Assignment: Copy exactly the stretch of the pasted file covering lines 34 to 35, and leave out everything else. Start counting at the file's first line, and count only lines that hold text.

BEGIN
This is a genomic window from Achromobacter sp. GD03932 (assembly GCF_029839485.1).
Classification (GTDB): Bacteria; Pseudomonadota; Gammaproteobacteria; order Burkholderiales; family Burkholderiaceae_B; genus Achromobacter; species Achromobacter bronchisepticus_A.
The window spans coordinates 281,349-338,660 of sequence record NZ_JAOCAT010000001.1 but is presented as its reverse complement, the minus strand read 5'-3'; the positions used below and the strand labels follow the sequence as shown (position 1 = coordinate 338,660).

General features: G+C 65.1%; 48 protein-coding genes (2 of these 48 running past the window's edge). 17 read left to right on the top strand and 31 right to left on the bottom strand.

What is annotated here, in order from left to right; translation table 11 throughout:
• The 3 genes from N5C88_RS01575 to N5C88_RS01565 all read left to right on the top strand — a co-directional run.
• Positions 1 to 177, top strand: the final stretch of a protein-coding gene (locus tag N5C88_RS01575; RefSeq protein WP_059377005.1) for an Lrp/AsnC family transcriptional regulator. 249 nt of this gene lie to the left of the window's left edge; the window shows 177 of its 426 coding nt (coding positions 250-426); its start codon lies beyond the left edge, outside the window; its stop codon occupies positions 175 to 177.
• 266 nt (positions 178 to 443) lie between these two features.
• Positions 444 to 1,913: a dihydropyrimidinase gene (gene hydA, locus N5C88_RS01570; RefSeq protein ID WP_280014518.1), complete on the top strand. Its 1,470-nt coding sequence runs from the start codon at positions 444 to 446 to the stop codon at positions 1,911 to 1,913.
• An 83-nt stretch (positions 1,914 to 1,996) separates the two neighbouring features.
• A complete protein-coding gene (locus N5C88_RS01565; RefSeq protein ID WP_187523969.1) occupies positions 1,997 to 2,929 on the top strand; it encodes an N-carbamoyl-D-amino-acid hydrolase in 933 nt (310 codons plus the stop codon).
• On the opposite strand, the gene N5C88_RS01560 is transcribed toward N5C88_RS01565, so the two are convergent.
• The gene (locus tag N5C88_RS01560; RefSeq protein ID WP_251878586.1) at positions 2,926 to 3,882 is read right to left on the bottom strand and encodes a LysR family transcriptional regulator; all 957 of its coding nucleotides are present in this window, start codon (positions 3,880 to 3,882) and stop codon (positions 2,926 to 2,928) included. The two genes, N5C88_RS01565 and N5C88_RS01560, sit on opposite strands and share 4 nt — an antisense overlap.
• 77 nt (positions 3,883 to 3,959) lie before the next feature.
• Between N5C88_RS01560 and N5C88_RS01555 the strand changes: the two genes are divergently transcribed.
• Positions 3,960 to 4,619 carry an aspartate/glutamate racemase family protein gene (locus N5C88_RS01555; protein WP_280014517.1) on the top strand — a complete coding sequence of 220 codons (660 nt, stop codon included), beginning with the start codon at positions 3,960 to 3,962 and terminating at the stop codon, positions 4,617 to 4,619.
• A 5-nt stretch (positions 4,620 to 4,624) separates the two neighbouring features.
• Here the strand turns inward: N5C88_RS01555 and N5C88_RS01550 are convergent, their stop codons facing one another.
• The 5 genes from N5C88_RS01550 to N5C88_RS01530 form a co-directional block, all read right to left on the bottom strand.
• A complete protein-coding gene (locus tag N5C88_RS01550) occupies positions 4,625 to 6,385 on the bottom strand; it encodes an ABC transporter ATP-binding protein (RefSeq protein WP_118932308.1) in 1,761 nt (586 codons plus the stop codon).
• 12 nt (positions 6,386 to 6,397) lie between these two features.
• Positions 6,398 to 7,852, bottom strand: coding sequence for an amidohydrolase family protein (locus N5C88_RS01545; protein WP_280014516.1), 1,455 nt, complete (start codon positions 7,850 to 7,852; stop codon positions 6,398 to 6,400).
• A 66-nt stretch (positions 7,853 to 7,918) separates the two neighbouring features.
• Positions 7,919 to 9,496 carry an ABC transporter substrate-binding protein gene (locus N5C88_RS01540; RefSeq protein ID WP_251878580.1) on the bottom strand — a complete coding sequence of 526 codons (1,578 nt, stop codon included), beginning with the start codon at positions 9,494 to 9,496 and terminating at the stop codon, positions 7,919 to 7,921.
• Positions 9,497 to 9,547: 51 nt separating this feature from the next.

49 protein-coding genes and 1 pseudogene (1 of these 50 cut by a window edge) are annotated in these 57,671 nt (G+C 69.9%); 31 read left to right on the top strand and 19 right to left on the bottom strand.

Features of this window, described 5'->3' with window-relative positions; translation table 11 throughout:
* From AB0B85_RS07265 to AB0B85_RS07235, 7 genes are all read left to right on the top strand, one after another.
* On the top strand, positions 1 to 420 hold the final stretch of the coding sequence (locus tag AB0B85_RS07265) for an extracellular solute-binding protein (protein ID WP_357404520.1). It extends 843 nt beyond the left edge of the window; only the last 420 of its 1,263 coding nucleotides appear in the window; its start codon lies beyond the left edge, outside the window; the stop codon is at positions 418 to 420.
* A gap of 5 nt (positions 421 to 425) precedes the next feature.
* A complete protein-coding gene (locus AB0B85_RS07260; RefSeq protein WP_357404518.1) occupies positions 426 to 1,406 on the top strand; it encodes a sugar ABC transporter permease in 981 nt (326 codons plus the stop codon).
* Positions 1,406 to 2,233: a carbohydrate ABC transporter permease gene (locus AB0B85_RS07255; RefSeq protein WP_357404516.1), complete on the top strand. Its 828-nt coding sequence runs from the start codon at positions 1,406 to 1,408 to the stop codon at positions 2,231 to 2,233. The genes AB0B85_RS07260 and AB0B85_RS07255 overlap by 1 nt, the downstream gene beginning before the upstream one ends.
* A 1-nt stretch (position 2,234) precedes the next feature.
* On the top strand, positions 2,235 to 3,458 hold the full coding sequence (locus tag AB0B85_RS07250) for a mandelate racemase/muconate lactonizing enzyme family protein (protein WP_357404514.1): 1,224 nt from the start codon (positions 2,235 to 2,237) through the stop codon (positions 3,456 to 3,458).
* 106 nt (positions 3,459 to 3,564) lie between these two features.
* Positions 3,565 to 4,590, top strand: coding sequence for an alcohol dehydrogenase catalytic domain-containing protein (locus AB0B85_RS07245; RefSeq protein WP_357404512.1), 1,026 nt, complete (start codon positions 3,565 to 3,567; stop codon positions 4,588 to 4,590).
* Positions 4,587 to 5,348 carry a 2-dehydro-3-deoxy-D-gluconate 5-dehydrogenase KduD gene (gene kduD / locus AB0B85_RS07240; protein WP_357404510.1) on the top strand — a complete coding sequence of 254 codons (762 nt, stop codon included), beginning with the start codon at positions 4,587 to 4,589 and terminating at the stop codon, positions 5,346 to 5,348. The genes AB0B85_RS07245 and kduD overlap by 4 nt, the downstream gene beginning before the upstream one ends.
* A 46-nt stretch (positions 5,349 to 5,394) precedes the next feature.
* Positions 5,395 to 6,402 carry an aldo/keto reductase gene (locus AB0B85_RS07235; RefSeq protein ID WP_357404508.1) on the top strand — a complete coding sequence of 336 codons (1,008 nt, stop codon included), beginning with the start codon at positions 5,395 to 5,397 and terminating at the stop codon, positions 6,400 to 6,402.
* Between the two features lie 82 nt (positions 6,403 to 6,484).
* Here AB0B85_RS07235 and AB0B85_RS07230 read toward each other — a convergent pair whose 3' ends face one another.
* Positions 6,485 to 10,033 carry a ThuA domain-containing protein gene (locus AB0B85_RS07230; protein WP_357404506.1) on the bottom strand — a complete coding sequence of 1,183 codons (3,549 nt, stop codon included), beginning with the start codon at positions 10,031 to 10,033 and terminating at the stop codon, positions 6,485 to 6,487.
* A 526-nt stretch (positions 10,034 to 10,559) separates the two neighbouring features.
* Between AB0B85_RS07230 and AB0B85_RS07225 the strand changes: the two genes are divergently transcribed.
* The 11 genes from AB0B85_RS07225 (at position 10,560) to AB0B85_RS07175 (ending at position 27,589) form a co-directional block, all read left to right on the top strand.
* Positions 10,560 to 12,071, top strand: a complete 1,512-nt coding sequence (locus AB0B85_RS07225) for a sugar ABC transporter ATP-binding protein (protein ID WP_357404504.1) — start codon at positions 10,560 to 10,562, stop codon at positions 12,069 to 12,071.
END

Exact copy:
* On the top strand, positions 2,235 to 3,458 hold the full coding sequence (locus tag AB0B85_RS07250) for a mandelate racemase/muconate lactonizing enzyme family protein (protein WP_357404514.1): 1,224 nt from the start codon (positions 2,235 to 2,237) through the stop codon (positions 3,456 to 3,458).
* 106 nt (positions 3,459 to 3,564) lie between these two features.